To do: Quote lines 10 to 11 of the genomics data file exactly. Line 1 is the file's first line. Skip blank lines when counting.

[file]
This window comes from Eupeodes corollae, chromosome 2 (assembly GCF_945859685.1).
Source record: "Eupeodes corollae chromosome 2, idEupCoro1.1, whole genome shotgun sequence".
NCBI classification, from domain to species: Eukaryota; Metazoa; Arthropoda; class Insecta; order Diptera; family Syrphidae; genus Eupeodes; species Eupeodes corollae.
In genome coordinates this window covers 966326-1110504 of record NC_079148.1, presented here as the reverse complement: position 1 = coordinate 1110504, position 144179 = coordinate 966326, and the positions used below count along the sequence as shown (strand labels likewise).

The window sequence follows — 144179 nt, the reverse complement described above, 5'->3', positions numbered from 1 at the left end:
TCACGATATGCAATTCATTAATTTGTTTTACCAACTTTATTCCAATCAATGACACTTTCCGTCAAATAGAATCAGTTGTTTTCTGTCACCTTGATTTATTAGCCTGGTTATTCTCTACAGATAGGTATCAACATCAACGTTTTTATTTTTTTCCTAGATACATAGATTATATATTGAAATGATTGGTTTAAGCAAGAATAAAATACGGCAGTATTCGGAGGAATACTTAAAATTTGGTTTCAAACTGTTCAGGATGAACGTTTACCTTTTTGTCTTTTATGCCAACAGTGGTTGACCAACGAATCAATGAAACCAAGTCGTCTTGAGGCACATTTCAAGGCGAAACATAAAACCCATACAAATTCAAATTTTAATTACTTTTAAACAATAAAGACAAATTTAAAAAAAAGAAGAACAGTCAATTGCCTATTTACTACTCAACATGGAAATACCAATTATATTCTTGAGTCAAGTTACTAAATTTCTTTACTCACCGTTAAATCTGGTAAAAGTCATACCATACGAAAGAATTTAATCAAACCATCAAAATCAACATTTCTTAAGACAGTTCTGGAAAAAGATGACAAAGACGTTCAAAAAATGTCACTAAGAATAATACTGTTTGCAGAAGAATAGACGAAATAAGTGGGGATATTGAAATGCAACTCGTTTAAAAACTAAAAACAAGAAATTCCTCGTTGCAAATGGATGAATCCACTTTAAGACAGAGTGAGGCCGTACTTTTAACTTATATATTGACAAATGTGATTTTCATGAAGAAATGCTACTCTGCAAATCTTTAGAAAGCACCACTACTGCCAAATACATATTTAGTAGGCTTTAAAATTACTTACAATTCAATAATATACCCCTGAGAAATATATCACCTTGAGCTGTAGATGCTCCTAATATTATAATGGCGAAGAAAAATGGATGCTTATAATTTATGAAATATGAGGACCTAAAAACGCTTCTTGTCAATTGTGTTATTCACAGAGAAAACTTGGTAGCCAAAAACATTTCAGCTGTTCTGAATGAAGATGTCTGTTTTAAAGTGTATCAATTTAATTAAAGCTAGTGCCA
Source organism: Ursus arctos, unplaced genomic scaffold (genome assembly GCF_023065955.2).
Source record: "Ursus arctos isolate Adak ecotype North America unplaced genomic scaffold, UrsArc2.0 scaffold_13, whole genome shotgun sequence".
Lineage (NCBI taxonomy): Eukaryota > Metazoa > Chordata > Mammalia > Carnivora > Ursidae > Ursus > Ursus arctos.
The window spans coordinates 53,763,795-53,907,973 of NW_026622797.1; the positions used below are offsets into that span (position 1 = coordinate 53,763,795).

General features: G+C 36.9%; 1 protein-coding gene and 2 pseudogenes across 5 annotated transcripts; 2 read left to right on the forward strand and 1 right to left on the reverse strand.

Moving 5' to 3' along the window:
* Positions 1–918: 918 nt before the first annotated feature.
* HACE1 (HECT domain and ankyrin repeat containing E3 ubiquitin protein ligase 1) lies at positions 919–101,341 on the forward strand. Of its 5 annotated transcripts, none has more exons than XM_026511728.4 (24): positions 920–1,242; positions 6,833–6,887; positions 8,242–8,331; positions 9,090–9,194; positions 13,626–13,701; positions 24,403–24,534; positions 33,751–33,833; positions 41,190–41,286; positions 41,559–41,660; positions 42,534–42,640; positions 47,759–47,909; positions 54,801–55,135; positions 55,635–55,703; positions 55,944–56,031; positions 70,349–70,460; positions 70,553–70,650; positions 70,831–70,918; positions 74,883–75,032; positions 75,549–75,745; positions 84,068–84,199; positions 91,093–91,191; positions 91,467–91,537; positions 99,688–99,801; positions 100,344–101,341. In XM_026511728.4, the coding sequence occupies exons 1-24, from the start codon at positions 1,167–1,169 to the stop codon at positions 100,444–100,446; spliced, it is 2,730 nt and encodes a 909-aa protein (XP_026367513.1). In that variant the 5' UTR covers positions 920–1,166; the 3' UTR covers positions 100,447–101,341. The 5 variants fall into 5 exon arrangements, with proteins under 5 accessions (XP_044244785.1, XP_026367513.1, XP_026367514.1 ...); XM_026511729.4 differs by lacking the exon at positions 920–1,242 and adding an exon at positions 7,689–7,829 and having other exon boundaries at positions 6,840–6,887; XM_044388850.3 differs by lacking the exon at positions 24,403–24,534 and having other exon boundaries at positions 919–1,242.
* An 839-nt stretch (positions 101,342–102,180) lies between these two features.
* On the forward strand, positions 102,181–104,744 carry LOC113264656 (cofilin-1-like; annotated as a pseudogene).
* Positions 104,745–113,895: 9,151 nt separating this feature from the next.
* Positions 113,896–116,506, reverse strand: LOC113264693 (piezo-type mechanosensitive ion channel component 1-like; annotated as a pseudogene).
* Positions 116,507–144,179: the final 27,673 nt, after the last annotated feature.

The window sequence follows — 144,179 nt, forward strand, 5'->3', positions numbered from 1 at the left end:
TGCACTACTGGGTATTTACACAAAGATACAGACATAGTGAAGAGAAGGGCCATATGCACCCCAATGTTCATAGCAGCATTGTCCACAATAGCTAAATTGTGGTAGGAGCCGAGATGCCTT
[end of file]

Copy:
The window spans coordinates 53,763,795-53,907,973 of NW_026622797.1; the positions used below are offsets into that span (position 1 = coordinate 53,763,795).

General features: G+C 36.9%; 1 protein-coding gene and 2 pseudogenes across 5 annotated transcripts; 2 read left to right on the forward strand and 1 right to left on the reverse strand.